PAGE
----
find a way to put all the shelving into it as best possible.... on the right there is
room enough for 3 water heaters and some ladders up in the front of them

I made tons of over head shelving and I really dont know what I am gonna put
up into that area yet.... and I cut a hole into the front windbreaker over the cab to store
water heater pans and other light objects

. all I need to do now is install the parts bins on
the left and right side near the front and and its basically complete

except for a new lift gate which gets installed sometime in the next
2 weeks...


Composite material Door Building House Concrete


Wood Gas House Tree Beam


Wood Beam Floor Flooring Composite material
 

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I just did my new truck in angle iron steel and put plywood shelfs into the
steel slots.... The angle iron cost me about 300 bucks but it really seems to
work well for me....

Wood has never thrilled me, I was raised up getting erector kits for x-mas I guess....

this truck has only an 11 1/2 foot long box on it so I have had to squeeze and
find a way to put all the shelving into it as best possible.... on the right there is
room enough for 3 water heaters and some ladders up in the front of them

I made tons of over head shelving and I really dont know what I am gonna put
up into that area yet.... and I cut a hole into the front windbreaker over the cab to store
water heater pans and other light objects

. all I need to do now is install the parts bins on
the left and right side near the front and and its basically complete

except for a new lift gate which gets installed sometime in the next
2 weeks...


View attachment 133960

View attachment 133961

View attachment 133962
I knew you would go with the lift gate what happened to the uhaul truck with pull down ramp???
 

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Premium Member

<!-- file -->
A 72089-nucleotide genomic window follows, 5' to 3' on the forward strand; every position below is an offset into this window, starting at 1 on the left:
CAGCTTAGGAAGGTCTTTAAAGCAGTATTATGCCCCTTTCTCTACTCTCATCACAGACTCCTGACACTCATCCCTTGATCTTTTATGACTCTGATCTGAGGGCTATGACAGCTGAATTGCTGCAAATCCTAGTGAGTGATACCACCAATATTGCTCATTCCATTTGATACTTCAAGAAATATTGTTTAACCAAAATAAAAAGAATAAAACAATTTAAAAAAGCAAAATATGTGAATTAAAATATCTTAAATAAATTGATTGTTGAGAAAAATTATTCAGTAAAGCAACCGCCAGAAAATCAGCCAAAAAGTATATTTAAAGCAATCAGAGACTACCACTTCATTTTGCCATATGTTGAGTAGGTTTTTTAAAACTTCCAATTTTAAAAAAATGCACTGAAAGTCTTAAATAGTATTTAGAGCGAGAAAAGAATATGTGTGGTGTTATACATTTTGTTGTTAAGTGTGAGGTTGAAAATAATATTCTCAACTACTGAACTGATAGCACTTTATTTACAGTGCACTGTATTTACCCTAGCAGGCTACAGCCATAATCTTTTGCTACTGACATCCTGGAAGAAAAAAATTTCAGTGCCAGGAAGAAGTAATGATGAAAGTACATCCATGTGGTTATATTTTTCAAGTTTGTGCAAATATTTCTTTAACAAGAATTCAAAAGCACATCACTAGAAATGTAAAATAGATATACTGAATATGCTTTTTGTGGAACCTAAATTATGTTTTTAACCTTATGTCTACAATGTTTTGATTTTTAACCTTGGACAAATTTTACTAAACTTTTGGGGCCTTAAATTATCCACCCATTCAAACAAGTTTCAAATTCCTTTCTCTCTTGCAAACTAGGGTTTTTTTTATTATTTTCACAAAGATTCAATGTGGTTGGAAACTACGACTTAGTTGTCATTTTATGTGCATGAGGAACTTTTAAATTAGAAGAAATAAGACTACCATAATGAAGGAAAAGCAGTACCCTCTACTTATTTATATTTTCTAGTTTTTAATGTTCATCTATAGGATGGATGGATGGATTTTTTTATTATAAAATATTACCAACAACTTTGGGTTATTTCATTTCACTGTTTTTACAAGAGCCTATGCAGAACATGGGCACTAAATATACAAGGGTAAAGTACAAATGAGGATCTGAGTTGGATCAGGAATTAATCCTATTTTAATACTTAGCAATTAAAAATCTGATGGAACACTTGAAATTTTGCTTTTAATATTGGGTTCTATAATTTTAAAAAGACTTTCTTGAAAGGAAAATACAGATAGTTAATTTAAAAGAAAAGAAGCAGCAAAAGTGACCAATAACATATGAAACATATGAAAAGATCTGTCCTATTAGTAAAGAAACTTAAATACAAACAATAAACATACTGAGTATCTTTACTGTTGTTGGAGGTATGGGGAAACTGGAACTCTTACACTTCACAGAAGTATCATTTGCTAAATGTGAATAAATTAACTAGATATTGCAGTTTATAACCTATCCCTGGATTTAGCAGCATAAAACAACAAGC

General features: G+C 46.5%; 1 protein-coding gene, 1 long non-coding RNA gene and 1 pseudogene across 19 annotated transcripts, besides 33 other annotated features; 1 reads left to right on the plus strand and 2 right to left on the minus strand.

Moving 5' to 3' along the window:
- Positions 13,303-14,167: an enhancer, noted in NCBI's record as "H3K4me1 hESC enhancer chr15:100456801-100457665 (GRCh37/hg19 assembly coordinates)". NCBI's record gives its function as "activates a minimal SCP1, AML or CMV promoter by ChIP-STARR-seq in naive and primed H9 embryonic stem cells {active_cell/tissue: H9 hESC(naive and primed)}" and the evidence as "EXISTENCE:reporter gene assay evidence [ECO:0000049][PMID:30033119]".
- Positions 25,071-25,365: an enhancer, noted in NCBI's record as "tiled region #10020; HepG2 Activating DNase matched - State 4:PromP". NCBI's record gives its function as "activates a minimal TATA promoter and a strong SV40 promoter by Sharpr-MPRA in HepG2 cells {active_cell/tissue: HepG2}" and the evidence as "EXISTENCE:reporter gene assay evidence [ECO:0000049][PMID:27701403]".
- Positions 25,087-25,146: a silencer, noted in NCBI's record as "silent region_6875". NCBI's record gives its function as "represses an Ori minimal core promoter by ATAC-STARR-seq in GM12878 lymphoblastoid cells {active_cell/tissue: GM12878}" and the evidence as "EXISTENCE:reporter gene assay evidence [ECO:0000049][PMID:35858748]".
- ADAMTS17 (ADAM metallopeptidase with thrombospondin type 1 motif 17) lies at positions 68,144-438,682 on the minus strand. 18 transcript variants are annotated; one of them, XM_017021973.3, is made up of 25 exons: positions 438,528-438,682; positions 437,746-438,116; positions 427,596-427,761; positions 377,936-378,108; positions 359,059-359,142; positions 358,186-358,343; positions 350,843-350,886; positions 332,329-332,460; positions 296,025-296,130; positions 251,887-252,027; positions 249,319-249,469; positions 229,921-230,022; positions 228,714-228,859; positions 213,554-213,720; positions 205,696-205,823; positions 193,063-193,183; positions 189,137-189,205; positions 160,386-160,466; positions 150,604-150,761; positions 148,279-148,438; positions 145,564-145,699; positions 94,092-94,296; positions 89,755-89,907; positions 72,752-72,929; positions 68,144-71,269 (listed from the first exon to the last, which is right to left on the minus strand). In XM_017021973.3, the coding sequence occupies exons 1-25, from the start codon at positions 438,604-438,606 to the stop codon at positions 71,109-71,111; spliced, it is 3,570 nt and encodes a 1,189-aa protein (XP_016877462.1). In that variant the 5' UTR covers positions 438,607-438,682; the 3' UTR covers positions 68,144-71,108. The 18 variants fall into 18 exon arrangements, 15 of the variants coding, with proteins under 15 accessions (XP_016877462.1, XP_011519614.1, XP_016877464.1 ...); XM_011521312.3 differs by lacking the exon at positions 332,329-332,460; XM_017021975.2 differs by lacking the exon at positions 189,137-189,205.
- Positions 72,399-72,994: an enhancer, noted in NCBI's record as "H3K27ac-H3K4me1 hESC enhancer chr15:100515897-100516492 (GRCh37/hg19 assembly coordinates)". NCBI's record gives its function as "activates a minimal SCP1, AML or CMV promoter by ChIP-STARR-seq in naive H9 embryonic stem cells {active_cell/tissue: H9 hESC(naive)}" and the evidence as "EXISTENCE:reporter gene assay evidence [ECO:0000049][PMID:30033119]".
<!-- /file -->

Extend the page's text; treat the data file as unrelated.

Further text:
Joined
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502 Posts
I just did my new truck in angle iron steel and put plywood shelfs into the
steel slots.... The angle iron cost me about 300 bucks but it really seems to
work well for me....

Wood has never thrilled me, I was raised up getting erector kits for x-mas I guess....

this truck has only an 11 1/2 foot long box on it so I have had to squeeze and
find a way to put all the shelving into it as best possible.... on the right there is
room enough for 3 water heaters and some ladders up in the front of them

I made tons of over head shelving and I really dont know what I am gonna put
up into that area yet.... and I cut a hole into the front windbreaker over the cab to store
water heater pans and other light objects

. all I need to do now is install the parts bins on
the left and right side near the front and and its basically complete

except for a new lift gate which gets installed sometime in the next
2 weeks...


View attachment 133960

View attachment 133961

View attachment 133962
MM-You mentioned this truck in another thread, yeah?
 

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Premium Member
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502 Posts
Thank you for the reply.

Yes, it’s surprisingly lightweight. Very strong. I plan to secure it to the steel bulkhead that separates the cabin from the cargo area. The rack will sit up on a drawer I’m going to build.

the drawer will pull out the side door.

I’m trying to put everything I typically do within reach so I’m going to be putting tools, toilet rebuild, faucet repair, and accessories close by the door. I may raise the floor 8” at the side door because it’s a high roof van and has plenty of headroom.

I could put slide out drawers all along the side door that would pull straight out. Minimizing getting in the van.

I’ve been using Plusnuts ( threaded rivets ) to secure the wood to the van.